Focusing heart and soul on God’s call to us is what the five new members to be invested and the three to make their promises of obedience are undertaking. It can come at a cost. There is the opportunity cost, every moment of our lives, of following God’s will as best we can grasp it, as we forego other possibilities to which the world or even our own inclinations may direct us. There is the cost of sheer investment of time and energy in the true and good and beautiful, when there may be easier routes to less noble but more immediately satisfying pleasures. And there are grave trails, such as John suffered in his imprisonment, depression and ultimate execution, and as so many have suffered since, including the dozens of martyrs in Nigeria in recent weeks. Our service of our lords the poor and sick and our defence of the faith may not cost us our lives, but if it is not costing us in attention and physical, financial, emotional and spiritual energy then we are still wandering in the wilderness, not looking through the keyhole.

We don’t know a whole lot about our founder, Blessed Gérard (de Martigues c.1040-c.1120), but he managed to inspire a bunch of soldiers, likely ill-disciplined and violent by nature, to transcend those natures and habits, as well as their national and political allegiances, and put themselves at the Lord’s service as knights hospitallers. He inspired generations thereafter to cultivate the interior spiritual dispositions to contribute to the mission of the Order and thereby achieve holiness. The tree of Fra Gerard, like that of St Dominic on the Aventine Hill, continues to bear fruit to this day and has grown into a whole garden spreading throughout the world. Our newest members remind us all to look through the keyhole to the Church of St Peter and to its mission to the world, undistracted by the other monuments we build to ourselves. May Our Lady of Philermos and St John the Baptist, Sts Zachary and Elizabeth, Blessed Gerard our father, St Nuno Álvares Pereira, St Ubaldesca, St Flora of Beaulieu, St Nicasius, St Toscana, St Hugh and Sts John XXIII and Paul VI, Blessed Clemens von Galen, Bld Gerard Mecatti, Bld Vilmos Apor, Bld Gerland, Bld Adrian Fortescue, Bld David Gonson, Bld Alfredo Schuster, Bld Peter Pattarini and Blessed Charles of Austria, guard and intercede for you. All saints of the Order, pray for us!

[i] https://www.turismoroma.it/en/places/savello-park-or-orange-garden.

[ii] https://www.italyguides.it/en/lazio/rome/districts-of-rome/aventine/giardino-degli-aranci.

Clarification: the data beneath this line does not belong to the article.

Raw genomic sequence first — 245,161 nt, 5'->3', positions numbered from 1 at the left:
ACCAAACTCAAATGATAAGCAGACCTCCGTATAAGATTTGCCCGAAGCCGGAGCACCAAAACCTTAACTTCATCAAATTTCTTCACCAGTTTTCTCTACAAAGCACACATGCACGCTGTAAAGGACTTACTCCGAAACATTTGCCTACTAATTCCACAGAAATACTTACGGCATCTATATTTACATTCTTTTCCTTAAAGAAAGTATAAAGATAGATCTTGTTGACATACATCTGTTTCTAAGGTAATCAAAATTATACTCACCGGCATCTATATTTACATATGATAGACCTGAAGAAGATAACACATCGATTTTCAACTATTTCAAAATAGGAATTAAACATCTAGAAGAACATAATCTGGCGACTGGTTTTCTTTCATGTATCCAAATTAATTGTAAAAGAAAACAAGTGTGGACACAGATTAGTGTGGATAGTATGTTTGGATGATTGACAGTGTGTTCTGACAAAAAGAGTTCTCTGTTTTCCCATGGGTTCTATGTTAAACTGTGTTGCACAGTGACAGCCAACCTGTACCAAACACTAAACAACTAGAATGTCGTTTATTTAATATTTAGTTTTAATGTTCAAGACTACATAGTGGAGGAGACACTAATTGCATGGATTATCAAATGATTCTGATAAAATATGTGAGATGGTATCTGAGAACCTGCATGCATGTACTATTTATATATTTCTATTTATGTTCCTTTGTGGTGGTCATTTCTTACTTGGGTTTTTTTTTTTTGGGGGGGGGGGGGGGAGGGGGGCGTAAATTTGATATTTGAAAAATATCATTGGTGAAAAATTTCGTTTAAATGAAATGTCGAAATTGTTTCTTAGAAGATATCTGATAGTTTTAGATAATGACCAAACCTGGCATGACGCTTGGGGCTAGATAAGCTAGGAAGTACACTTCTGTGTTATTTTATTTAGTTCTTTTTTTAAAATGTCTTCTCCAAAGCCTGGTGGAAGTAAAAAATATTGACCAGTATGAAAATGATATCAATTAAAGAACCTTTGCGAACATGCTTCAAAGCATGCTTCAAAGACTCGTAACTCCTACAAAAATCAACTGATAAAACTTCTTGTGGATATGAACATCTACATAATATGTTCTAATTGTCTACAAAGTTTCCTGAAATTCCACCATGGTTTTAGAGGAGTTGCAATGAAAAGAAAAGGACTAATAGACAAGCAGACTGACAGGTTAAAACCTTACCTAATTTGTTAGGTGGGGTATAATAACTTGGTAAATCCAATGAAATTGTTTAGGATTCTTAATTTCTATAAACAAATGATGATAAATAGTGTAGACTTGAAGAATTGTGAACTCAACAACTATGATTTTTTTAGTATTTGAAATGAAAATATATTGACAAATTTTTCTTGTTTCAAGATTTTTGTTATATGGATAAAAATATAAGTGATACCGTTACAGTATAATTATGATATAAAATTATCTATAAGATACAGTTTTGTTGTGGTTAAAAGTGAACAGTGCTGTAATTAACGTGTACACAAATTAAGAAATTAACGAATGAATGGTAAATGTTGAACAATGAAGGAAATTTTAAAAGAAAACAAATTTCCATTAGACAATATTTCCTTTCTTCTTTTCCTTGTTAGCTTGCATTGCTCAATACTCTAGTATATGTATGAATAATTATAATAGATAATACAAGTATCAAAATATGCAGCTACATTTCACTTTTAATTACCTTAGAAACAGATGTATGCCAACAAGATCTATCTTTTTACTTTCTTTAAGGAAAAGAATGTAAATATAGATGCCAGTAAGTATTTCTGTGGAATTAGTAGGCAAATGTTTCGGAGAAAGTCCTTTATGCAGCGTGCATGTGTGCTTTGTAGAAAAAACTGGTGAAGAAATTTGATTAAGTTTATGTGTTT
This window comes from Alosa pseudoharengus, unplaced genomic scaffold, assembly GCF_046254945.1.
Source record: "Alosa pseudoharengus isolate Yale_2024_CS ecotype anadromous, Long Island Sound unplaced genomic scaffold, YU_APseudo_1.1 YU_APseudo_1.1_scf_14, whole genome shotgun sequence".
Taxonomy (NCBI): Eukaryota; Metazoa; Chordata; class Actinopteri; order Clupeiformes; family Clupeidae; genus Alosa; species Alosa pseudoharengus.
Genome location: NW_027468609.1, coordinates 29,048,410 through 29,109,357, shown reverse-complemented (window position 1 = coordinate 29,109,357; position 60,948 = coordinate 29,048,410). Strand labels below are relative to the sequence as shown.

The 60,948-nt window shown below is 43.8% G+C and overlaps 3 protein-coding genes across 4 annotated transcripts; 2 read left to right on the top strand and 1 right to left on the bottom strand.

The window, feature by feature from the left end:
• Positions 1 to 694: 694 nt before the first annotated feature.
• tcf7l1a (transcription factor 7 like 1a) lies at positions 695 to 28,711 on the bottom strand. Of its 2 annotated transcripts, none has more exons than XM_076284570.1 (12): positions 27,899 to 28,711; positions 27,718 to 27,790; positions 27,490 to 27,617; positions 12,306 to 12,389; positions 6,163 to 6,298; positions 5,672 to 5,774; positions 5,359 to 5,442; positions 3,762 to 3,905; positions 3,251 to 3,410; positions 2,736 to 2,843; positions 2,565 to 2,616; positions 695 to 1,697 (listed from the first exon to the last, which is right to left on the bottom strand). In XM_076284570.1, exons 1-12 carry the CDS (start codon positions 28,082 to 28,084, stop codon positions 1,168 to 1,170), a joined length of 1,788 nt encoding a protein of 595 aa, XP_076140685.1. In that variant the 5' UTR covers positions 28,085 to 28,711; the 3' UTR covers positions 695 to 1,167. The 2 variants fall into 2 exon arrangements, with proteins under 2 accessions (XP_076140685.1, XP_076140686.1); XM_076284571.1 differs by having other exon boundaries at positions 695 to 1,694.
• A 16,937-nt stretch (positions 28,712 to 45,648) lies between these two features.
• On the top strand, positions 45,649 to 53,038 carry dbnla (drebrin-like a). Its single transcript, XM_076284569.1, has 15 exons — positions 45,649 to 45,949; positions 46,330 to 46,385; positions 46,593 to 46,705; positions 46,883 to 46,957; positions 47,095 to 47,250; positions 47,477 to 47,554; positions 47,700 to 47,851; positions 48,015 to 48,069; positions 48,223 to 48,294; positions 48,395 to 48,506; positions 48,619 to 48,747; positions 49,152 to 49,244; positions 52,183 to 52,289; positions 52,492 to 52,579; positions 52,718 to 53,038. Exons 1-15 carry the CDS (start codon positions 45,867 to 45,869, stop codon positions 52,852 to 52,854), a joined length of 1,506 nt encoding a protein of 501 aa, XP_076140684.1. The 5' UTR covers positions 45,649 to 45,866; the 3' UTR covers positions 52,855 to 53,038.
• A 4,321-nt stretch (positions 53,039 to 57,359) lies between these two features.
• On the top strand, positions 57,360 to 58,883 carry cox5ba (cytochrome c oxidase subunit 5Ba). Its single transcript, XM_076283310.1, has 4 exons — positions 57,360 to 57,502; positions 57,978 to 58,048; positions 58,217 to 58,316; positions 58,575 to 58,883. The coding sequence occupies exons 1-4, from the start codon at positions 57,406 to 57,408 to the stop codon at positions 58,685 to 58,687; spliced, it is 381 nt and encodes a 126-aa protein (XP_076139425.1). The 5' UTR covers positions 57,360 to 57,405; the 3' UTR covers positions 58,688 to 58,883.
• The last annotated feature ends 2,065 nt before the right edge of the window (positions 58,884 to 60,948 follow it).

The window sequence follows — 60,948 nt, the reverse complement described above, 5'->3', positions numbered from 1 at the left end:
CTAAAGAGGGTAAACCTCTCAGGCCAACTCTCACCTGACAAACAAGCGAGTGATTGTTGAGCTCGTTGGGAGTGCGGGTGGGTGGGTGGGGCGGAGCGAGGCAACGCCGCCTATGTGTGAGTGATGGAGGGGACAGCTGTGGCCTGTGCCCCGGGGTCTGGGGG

[iii] Door Panels of Santa Sabina (rome101.com); Sheckler, A., & Winn Leith, M. (2010). The Crucifixion Conundrum and the Santa Sabina Doors. Harvard Theological Review, 103(1), 67-88. doi:10.1017/S0017816009990319

Introduction to Mass of Investiture of Knights and Dames of the Sovereign Military Hospitaller Order of St John of Jerusalem, Rhodes and Malta, St. Mary’s Cathedral, Sydney,Solemnity of the Nativity of Saint John the Baptist 24 June 2022

Welcome to St Mary’s Cathedral for our Mass celebrating the feast of the Nativity of Saint John the Baptist and the Investiture Mass of the Sovereign Military Hospitaller Order of St John of Jerusalem, Rhodes and Malta. Today we will witness and pray with those being Received or making their Promise of Obedience. For close to a thousand years, our Order has played a important role in both the Church’s corporal works of mercy (through its care for Our Lords the poor and sick) and the spiritual works of mercy (through defence and promotion of the faith). In these ways the Order of Malta has been a visible sign of God’s grace working through those lay faithful who have answered the call to love selflessly after the model of Christ.

Concelebrating with me today are Most Rev. Daniel Meagher, Auxiliary Bishop of Sydney and Conventual Chaplain, Rev. James McCarthy, Magistral Chaplain,

Father Anthony Robbie is our MC.

I salute Hon. James Douglas QC KMG, President of the Australian Association of the Order of Malta; Professor David Kissane AC KMG (Ob), Procurator of the Sub-Priory of the Immaculate Conception; Dr Steve Christie, Regional Hospitaller for the Central Eastern Region; Graham Beal coordinating our ceremonies; as well as ambassadors of the Order, past presidents, former and current Executive Committee members and, of course, all members, volunteers and friends of the Order.

I also acknowledge the five new knights and dames being invested: Leonie Harle, David Macintosh, Joseph Mastrangelo, Prof. Zlatko Skrbis and, all the way from Japan, Assoc. Prof. John Takeda, and the three members who will make their promises on entering the sub-priory, Hon. James Douglas QC, Mark Dorney and Brigadier Peter Evans KStJ. A very warm welcome to you all and to your families.